❌ Don’t omit your credentials. It beats the logic of earning high authority links on HARO.

❌ Don’t copy-paste a response. You don’t want to make the reporter look bad, and that’s one terrible way of messing up their CV.

The darker side of using HARO

We may be too caught up in the thrill of becoming a source for journalists that we overlook the gloomier side of using Help A Reporter Out. There are some challenges startups experience, especially when new to the platform, like:

  • HARO links can take a long time. It mostly features industry-leading journals that make hundreds of publications weekly. There are thousands of people now competing for a spot on these authoritative sites. Therefore, building links may take you longer than when using Help A Reporter Out alternatives.
  • There is unfair competition in specific industries. You may land more relevant queries in the finance, health, and fitness sectors than in other categories.
  • HARO is only ideal if you want links leading to your homepage. If you are thinking of linking to relevant pages, you may need to search for HARO alternatives. We’ve found using guest posting (on legit and real websites) while doing HARO outreach to be a good combination.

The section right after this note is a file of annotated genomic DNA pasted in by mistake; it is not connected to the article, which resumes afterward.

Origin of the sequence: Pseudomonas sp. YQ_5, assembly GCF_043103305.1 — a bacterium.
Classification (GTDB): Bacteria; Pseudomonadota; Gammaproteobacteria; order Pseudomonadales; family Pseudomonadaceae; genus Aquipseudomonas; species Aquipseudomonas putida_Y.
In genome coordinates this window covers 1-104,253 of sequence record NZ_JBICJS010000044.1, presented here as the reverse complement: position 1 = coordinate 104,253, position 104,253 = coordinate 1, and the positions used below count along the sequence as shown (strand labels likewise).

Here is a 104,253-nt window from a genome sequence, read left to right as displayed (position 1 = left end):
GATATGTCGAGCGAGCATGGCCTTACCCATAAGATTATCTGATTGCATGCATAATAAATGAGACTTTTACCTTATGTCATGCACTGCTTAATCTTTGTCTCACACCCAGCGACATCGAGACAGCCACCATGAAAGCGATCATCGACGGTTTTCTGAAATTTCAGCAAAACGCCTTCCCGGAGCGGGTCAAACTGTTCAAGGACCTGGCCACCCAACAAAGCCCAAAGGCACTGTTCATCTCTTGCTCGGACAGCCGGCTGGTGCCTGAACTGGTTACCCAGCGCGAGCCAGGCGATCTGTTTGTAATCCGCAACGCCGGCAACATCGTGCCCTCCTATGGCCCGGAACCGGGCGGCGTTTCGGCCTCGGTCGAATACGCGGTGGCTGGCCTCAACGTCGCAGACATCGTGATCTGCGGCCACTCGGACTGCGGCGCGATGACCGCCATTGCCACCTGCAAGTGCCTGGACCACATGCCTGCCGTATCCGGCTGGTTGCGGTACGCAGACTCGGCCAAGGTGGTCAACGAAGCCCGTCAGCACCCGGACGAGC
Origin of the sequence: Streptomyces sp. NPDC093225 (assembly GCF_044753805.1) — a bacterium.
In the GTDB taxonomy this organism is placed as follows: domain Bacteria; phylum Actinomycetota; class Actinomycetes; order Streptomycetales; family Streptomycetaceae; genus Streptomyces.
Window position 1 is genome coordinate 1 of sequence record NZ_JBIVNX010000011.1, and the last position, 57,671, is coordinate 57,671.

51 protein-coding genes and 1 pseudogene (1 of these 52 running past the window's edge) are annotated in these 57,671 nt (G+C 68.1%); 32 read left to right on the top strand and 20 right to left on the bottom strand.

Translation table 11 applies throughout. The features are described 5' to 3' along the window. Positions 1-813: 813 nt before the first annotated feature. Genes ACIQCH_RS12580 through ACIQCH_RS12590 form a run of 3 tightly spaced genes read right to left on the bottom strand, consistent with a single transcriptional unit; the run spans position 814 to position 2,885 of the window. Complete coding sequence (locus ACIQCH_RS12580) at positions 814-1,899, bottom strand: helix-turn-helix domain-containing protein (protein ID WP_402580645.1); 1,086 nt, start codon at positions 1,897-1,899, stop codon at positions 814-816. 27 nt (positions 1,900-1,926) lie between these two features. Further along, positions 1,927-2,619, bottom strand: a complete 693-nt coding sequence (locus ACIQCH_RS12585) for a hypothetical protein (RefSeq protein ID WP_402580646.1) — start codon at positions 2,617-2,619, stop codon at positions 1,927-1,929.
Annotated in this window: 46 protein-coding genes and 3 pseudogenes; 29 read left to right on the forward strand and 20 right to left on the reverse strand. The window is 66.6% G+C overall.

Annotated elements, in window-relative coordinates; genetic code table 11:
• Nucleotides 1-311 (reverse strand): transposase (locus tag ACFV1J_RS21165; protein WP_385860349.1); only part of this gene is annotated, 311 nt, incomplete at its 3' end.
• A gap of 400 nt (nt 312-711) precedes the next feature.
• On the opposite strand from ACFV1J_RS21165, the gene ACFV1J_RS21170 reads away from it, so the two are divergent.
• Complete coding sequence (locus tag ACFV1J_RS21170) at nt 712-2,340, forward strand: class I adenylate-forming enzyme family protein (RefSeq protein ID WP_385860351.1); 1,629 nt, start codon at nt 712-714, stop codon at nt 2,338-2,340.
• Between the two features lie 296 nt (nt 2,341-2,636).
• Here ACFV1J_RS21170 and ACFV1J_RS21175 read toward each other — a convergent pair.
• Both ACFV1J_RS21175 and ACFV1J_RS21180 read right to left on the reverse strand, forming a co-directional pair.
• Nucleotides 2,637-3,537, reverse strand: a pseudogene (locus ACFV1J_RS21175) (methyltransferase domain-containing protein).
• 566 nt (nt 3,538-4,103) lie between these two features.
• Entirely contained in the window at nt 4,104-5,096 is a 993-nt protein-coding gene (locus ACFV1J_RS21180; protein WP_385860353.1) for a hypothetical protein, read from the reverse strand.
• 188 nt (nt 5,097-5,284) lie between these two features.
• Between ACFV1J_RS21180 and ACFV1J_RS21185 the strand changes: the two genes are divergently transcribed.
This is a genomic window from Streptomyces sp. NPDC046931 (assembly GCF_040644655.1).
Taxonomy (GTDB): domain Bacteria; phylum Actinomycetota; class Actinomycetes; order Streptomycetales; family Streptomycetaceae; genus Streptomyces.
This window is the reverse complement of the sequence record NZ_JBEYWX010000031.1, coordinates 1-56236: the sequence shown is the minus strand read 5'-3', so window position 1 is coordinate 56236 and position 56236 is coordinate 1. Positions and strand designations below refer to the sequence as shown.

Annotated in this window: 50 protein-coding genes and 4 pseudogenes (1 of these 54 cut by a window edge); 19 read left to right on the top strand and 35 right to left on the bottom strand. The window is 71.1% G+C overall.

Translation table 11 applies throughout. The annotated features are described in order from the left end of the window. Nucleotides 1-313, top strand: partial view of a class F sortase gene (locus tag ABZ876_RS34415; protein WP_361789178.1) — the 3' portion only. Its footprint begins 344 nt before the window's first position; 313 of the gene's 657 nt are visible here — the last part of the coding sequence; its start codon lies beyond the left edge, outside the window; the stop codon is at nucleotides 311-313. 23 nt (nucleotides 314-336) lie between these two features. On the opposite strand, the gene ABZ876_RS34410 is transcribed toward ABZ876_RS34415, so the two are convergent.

• You may get backlinks that are not ideal for your marketing strategy, such as duplicate backlinks or links from unrelated niches. There is no saying what type of link your content will receive as the reporter is bound by their site’s writing guidelines.

ProTip #1: Review previous articles of the site to find if they grant do-follow links if that’s what you want.
ProTIp # 2: If you are a service provider, maintain a database of sites to be aware of which ones to avoid in the future (such as the ones that always grant no-follow links or the ones that demand that you link back to them first).

Best HARO alternatives in 2024

As we conclude, it would only be fair to list down a couple of alternatives to HARO. Let us know whether you would like us to write in-depth articles about them. These come with their perks and cons. They include:

  • Quora
  • Twitter (#journorequests)
  • Forbes Councils
  • Meltwater Media Intelligence
  • Qwoted
  • Terkel
  • OnePitch
  • SEO companies + Digital PR agencies

Wrapping up

HARO is not a one-pill-fix-all kind of tool for marketers. Some businesses have based most of their conversions on Help A Reporter Out, making them fragile should their marketing strategy fail. HARO works seamlessly with other critical SEO and cold outreach automation tools like Snov.io.

In other words, you need a comprehensive marketing strategy that helps you generate more leads that translate to sales and revenues. And our team of SEO experts and analysts can help you get there!